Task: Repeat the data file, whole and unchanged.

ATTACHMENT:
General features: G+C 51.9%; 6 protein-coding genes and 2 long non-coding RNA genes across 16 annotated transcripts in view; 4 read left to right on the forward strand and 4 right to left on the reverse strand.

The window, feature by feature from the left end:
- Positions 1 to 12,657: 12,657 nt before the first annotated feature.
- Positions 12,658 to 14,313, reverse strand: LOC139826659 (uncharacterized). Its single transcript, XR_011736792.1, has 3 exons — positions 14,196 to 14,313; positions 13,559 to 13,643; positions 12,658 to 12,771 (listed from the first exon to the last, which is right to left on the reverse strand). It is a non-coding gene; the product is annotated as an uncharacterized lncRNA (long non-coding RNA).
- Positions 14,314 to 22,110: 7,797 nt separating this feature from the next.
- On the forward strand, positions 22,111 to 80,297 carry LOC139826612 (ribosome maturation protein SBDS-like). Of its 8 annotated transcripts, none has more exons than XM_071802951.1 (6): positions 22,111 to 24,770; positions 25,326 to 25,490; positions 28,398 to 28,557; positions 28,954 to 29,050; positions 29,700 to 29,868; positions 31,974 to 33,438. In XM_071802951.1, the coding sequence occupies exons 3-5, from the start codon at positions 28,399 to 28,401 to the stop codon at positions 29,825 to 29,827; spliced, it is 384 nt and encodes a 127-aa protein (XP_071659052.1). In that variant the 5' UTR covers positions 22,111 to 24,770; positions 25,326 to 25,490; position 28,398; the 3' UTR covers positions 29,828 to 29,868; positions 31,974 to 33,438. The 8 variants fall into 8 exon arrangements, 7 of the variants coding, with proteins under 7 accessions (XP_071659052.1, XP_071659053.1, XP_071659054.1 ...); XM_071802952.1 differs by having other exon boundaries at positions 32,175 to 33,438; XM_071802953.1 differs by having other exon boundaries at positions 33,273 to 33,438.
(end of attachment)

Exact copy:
General features: G+C 51.9%; 6 protein-coding genes and 2 long non-coding RNA genes across 16 annotated transcripts in view; 4 read left to right on the forward strand and 4 right to left on the reverse strand.

The window, feature by feature from the left end:
- Positions 1 to 12,657: 12,657 nt before the first annotated feature.
- Positions 12,658 to 14,313, reverse strand: LOC139826659 (uncharacterized). Its single transcript, XR_011736792.1, has 3 exons — positions 14,196 to 14,313; positions 13,559 to 13,643; positions 12,658 to 12,771 (listed from the first exon to the last, which is right to left on the reverse strand). It is a non-coding gene; the product is annotated as an uncharacterized lncRNA (long non-coding RNA).
- Positions 14,314 to 22,110: 7,797 nt separating this feature from the next.
- On the forward strand, positions 22,111 to 80,297 carry LOC139826612 (ribosome maturation protein SBDS-like). Of its 8 annotated transcripts, none has more exons than XM_071802951.1 (6): positions 22,111 to 24,770; positions 25,326 to 25,490; positions 28,398 to 28,557; positions 28,954 to 29,050; positions 29,700 to 29,868; positions 31,974 to 33,438. In XM_071802951.1, the coding sequence occupies exons 3-5, from the start codon at positions 28,399 to 28,401 to the stop codon at positions 29,825 to 29,827; spliced, it is 384 nt and encodes a 127-aa protein (XP_071659052.1). In that variant the 5' UTR covers positions 22,111 to 24,770; positions 25,326 to 25,490; position 28,398; the 3' UTR covers positions 29,828 to 29,868; positions 31,974 to 33,438. The 8 variants fall into 8 exon arrangements, 7 of the variants coding, with proteins under 7 accessions (XP_071659052.1, XP_071659053.1, XP_071659054.1 ...); XM_071802952.1 differs by having other exon boundaries at positions 32,175 to 33,438; XM_071802953.1 differs by having other exon boundaries at positions 33,273 to 33,438.